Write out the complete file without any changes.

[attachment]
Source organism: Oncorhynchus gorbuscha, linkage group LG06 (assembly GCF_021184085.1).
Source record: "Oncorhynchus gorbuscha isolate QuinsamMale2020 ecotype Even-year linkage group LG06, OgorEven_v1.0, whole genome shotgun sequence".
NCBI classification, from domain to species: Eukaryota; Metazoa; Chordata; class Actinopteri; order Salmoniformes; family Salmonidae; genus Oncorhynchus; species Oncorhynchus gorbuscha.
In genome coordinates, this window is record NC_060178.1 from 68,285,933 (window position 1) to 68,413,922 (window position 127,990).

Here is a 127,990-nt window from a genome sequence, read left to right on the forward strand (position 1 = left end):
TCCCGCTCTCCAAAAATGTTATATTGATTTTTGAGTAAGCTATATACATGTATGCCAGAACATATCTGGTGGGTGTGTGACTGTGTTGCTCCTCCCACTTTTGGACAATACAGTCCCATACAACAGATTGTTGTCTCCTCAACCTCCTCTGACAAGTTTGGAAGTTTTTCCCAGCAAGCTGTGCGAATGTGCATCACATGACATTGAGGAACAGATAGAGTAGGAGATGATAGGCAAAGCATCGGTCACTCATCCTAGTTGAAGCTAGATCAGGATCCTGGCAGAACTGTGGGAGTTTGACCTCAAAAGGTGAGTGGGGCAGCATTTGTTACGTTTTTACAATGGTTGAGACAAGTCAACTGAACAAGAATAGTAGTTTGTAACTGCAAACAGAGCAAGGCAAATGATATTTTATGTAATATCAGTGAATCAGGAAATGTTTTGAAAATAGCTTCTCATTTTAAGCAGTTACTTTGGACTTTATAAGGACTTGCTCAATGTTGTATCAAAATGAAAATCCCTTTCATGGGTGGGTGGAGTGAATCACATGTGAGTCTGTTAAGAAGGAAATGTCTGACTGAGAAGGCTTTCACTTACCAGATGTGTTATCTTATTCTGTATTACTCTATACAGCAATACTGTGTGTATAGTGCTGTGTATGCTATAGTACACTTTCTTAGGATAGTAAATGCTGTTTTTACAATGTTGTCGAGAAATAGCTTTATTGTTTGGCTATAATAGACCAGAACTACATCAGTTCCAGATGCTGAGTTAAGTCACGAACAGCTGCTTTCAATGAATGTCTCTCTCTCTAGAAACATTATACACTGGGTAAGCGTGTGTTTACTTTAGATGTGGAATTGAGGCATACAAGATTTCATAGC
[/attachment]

Source organism: Oncorhynchus gorbuscha, linkage group LG06 (assembly GCF_021184085.1).
Source record: "Oncorhynchus gorbuscha isolate QuinsamMale2020 ecotype Even-year linkage group LG06, OgorEven_v1.0, whole genome shotgun sequence".
NCBI classification, from domain to species: Eukaryota; Metazoa; Chordata; class Actinopteri; order Salmoniformes; family Salmonidae; genus Oncorhynchus; species Oncorhynchus gorbuscha.
In genome coordinates, this window is record NC_060178.1 from 68,285,933 (window position 1) to 68,413,922 (window position 127,990).

Here is a 127,990-nt window from a genome sequence, read left to right on the forward strand (position 1 = left end):
TCCCGCTCTCCAAAAATGTTATATTGATTTTTGAGTAAGCTATATACATGTATGCCAGAACATATCTGGTGGGTGTGTGACTGTGTTGCTCCTCCCACTTTTGGACAATACAGTCCCATACAACAGATTGTTGTCTCCTCAACCTCCTCTGACAAGTTTGGAAGTTTTTCCCAGCAAGCTGTGCGAATGTGCATCACATGACATTGAGGAACAGATAGAGTAGGAGATGATAGGCAAAGCATCGGTCACTCATCCTAGTTGAAGCTAGATCAGGATCCTGGCAGAACTGTGGGAGTTTGACCTCAAAAGGTGAGTGGGGCAGCATTTGTTACGTTTTTACAATGGTTGAGACAAGTCAACTGAACAAGAATAGTAGTTTGTAACTGCAAACAGAGCAAGGCAAATGATATTTTATGTAATATCAGTGAATCAGGAAATGTTTTGAAAATAGCTTCTCATTTTAAGCAGTTACTTTGGACTTTATAAGGACTTGCTCAATGTTGTATCAAAATGAAAATCCCTTTCATGGGTGGGTGGAGTGAATCACATGTGAGTCTGTTAAGAAGGAAATGTCTGACTGAGAAGGCTTTCACTTACCAGATGTGTTATCTTATTCTGTATTACTCTATACAGCAATACTGTGTGTATAGTGCTGTGTATGCTATAGTACACTTTCTTAGGATAGTAAATGCTGTTTTTACAATGTTGTCGAGAAATAGCTTTATTGTTTGGCTATAATAGACCAGAACTACATCAGTTCCAGATGCTGAGTTAAGTCACGAACAGCTGCTTTCAATGAATGTCTCTCTCTCTAGAAACATTATACACTGGGTAAGCGTGTGTTTACTTTAGATGTGGAATTGAGGCATACAAGATTTCATAGC